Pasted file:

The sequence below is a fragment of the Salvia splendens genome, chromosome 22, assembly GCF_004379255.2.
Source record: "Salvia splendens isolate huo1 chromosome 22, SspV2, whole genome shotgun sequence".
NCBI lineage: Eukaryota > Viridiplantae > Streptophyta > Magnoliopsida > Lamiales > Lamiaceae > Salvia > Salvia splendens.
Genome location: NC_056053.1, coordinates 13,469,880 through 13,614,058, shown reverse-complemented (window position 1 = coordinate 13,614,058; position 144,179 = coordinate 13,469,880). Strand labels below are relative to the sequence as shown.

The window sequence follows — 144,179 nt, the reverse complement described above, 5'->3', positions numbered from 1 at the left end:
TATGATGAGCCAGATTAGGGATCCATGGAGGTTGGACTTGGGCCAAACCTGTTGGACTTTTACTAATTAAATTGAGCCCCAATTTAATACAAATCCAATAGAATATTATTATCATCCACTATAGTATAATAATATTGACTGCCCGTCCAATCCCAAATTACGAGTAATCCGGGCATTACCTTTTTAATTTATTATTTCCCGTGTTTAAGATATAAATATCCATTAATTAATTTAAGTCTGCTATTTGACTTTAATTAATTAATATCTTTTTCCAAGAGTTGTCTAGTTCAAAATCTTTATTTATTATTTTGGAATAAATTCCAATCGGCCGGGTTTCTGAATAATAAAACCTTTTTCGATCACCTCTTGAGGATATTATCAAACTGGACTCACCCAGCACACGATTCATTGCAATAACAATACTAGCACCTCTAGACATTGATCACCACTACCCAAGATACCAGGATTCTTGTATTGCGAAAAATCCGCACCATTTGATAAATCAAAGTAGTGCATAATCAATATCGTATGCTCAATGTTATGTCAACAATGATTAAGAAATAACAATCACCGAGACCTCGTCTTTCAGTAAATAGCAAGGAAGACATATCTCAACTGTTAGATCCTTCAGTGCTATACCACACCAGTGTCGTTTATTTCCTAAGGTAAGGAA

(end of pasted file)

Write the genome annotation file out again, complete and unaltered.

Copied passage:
The sequence below is a fragment of the Salvia splendens genome, chromosome 22, assembly GCF_004379255.2.
Source record: "Salvia splendens isolate huo1 chromosome 22, SspV2, whole genome shotgun sequence".
NCBI lineage: Eukaryota > Viridiplantae > Streptophyta > Magnoliopsida > Lamiales > Lamiaceae > Salvia > Salvia splendens.
Genome location: NC_056053.1, coordinates 13,469,880 through 13,614,058, shown reverse-complemented (window position 1 = coordinate 13,614,058; position 144,179 = coordinate 13,469,880). Strand labels below are relative to the sequence as shown.

The window sequence follows — 144,179 nt, the reverse complement described above, 5'->3', positions numbered from 1 at the left end:
TATGATGAGCCAGATTAGGGATCCATGGAGGTTGGACTTGGGCCAAACCTGTTGGACTTTTACTAATTAAATTGAGCCCCAATTTAATACAAATCCAATAGAATATTATTATCATCCACTATAGTATAATAATATTGACTGCCCGTCCAATCCCAAATTACGAGTAATCCGGGCATTACCTTTTTAATTTATTATTTCCCGTGTTTAAGATATAAATATCCATTAATTAATTTAAGTCTGCTATTTGACTTTAATTAATTAATATCTTTTTCCAAGAGTTGTCTAGTTCAAAATCTTTATTTATTATTTTGGAATAAATTCCAATCGGCCGGGTTTCTGAATAATAAAACCTTTTTCGATCACCTCTTGAGGATATTATCAAACTGGACTCACCCAGCACACGATTCATTGCAATAACAATACTAGCACCTCTAGACATTGATCACCACTACCCAAGATACCAGGATTCTTGTATTGCGAAAAATCCGCACCATTTGATAAATCAAAGTAGTGCATAATCAATATCGTATGCTCAATGTTATGTCAACAATGATTAAGAAATAACAATCACCGAGACCTCGTCTTTCAGTAAATAGCAAGGAAGACATATCTCAACTGTTAGATCCTTCAGTGCTATACCACACCAGTGTCGTTTATTTCCTAAGGTAAGGAA